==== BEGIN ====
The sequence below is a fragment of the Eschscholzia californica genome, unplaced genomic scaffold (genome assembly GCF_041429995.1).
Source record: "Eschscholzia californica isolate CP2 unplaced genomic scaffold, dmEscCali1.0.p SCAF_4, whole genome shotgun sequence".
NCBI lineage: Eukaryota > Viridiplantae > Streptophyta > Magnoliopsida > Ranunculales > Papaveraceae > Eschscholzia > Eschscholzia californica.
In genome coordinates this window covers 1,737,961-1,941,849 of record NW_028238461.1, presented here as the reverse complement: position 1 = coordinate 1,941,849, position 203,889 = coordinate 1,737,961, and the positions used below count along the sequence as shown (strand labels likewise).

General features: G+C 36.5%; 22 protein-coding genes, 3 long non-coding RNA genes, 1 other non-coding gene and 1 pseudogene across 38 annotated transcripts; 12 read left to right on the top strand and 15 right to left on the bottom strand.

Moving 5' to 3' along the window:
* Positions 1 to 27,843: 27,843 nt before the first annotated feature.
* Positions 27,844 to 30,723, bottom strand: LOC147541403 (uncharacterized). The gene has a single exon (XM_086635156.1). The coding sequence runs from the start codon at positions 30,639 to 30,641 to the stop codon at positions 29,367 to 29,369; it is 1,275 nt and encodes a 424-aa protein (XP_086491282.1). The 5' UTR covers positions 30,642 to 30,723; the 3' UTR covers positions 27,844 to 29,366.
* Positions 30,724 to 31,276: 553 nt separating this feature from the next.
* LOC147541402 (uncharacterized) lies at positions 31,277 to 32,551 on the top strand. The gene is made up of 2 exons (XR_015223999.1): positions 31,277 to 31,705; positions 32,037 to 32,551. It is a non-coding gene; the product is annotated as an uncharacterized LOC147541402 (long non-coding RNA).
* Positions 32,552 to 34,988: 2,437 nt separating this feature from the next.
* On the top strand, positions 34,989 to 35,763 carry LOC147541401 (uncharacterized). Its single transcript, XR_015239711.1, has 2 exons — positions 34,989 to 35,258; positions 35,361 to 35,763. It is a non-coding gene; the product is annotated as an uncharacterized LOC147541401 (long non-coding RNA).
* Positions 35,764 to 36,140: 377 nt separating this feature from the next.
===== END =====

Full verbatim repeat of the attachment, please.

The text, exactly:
The sequence below is a fragment of the Eschscholzia californica genome, unplaced genomic scaffold (genome assembly GCF_041429995.1).
Source record: "Eschscholzia californica isolate CP2 unplaced genomic scaffold, dmEscCali1.0.p SCAF_4, whole genome shotgun sequence".
NCBI lineage: Eukaryota > Viridiplantae > Streptophyta > Magnoliopsida > Ranunculales > Papaveraceae > Eschscholzia > Eschscholzia californica.
In genome coordinates this window covers 1,737,961-1,941,849 of record NW_028238461.1, presented here as the reverse complement: position 1 = coordinate 1,941,849, position 203,889 = coordinate 1,737,961, and the positions used below count along the sequence as shown (strand labels likewise).

General features: G+C 36.5%; 22 protein-coding genes, 3 long non-coding RNA genes, 1 other non-coding gene and 1 pseudogene across 38 annotated transcripts; 12 read left to right on the top strand and 15 right to left on the bottom strand.

Moving 5' to 3' along the window:
* Positions 1 to 27,843: 27,843 nt before the first annotated feature.
* Positions 27,844 to 30,723, bottom strand: LOC147541403 (uncharacterized). The gene has a single exon (XM_086635156.1). The coding sequence runs from the start codon at positions 30,639 to 30,641 to the stop codon at positions 29,367 to 29,369; it is 1,275 nt and encodes a 424-aa protein (XP_086491282.1). The 5' UTR covers positions 30,642 to 30,723; the 3' UTR covers positions 27,844 to 29,366.
* Positions 30,724 to 31,276: 553 nt separating this feature from the next.
* LOC147541402 (uncharacterized) lies at positions 31,277 to 32,551 on the top strand. The gene is made up of 2 exons (XR_015223999.1): positions 31,277 to 31,705; positions 32,037 to 32,551. It is a non-coding gene; the product is annotated as an uncharacterized LOC147541402 (long non-coding RNA).
* Positions 32,552 to 34,988: 2,437 nt separating this feature from the next.
* On the top strand, positions 34,989 to 35,763 carry LOC147541401 (uncharacterized). Its single transcript, XR_015239711.1, has 2 exons — positions 34,989 to 35,258; positions 35,361 to 35,763. It is a non-coding gene; the product is annotated as an uncharacterized LOC147541401 (long non-coding RNA).
* Positions 35,764 to 36,140: 377 nt separating this feature from the next.